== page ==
One facet of this whole CSS debate involves one side saying, “Just learn CSS” and the other side responding, “That’s what I’ve been trying to do!”
I think it’s high time we the teachers of CSS start discussing how exactly we can teach a correct mental model. How do we, in specific and practical ways, help developers get past this point of frustration. Because we have not figured out how to properly teach a mental model of CSS.
Sunday, January 13th, 2019
Friday, May 18th, 2018
I had some problems with my bouzouki recently. Now, I know my bouzouki pretty well. I can navigate the strings and frets to make music. But this was a problem with the pickup under the saddle of the bouzouki’s bridge. So it wasn’t so much a musical problem as it was an electronics problem. I know nothing about electronics.
I found it incredibly frustrating. Not only did I have no idea how to fix the problem, but I also had no idea of the scope of the problem. Would it take five minutes or five days? Who knows? Not me.
My solution to a problem like this is to pay someone else to fix it. Even then I have to go through the process of having the problem explained to me by someone who understands and cares about electronics much more than me. I nod my head and try my best to look like I’m taking it all in, even though the truth is I have no particular desire to get to grips with the inner workings of pickups—I just want to make some music.
That feeling of frustration I get from having wiring issues with a musical instrument is the same feeling I get whenever something goes awry with my web server. I know just enough about servers to be dangerous. When something goes wrong, I feel very out of my depth, and again, I have no idea how long it will take the fix the problem: minutes, hours, days, or weeks.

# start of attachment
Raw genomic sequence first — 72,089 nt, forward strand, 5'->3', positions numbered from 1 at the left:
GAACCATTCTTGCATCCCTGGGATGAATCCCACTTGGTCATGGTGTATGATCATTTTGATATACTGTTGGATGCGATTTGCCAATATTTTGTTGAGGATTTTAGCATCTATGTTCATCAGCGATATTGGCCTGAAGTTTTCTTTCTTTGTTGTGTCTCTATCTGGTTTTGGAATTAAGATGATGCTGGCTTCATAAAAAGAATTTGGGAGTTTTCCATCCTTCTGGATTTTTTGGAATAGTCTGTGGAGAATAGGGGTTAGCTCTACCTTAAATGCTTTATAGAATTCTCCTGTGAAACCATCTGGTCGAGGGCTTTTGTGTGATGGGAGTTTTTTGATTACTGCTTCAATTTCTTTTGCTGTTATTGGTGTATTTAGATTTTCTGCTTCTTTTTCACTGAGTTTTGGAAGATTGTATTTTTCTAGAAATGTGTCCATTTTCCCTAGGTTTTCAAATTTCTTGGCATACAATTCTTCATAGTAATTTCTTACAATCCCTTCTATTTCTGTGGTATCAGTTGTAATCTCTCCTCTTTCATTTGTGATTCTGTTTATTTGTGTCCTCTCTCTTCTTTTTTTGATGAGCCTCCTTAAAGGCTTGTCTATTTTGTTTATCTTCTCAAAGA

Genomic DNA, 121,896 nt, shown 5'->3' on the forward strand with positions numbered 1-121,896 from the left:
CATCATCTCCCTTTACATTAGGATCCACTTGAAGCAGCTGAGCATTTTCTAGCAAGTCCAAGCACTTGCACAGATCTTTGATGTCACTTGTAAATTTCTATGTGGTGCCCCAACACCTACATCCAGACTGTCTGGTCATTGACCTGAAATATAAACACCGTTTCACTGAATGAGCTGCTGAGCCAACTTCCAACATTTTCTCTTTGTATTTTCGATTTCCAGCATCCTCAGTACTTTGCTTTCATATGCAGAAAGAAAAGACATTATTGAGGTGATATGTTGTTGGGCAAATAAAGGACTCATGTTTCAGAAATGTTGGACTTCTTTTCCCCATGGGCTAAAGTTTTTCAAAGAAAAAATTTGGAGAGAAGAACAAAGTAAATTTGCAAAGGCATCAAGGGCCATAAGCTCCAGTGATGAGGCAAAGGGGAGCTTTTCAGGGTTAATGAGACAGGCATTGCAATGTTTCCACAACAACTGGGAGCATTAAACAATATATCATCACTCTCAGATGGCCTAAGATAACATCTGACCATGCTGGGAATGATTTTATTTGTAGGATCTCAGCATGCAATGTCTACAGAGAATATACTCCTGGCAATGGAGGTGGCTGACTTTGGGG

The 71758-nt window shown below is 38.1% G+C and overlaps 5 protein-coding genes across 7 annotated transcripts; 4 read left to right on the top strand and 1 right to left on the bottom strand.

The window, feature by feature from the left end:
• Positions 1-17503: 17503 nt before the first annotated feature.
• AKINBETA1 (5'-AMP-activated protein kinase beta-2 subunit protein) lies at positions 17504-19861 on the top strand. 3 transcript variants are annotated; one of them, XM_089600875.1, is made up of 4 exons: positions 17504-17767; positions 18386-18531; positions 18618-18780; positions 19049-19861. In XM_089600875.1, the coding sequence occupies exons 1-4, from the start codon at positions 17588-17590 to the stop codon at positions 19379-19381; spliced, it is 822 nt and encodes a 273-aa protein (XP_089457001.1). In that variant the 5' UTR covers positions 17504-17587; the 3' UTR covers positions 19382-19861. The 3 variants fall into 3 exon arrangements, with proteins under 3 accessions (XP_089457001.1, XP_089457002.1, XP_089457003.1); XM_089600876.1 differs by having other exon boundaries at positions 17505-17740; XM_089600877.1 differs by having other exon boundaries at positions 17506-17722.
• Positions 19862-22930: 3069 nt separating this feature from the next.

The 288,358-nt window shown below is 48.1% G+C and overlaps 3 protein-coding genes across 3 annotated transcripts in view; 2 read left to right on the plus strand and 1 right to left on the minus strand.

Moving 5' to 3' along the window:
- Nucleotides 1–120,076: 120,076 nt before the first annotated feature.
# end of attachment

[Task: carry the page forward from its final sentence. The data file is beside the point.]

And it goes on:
I had a very bad day yesterday. I wanted to make a small change to the Clearleft website—one extra line of CSS. But the build process for the website is quite convoluted (and clever), automatically pulling in components from the site’s pattern library. Something somewhere in the pipeline went wrong—I still haven’t figured out what—and for a while there, the Clearleft website was down, thanks to me. (Luckily for me, Danielle saved the day …again. I’d be lost without her.)
I was feeling pretty down after that stressful day. I felt like an idiot for not knowing or understanding the wiring beneath the site.
But, on the other hand, considering I was only trying to edit a little bit of CSS, maybe the problem didn’t lie entirely with me.
choose the least powerful language suitable for a given purpose.
Still, most of the time, the build process isn’t a hindrance, it’s a help: concatenation, minification, linting and all that good stuff. Most of my frustration when something in the wiring goes wrong is because of how it makes me feel …just like with the pickup in my bouzouki, or the server powering my website. It’s not just that I find this stuff hard, but that I also feel like it’s stuff I’m supposed to know, rather than stuff I want to know.
On that note…
Friday, October 21st, 2011
A very honest post from Meagan that I can relate to (and Jessica too, I suspect).
Friday, August 1st, 2008
A useful collection of frustrations. Find an suitable one to send to a client today.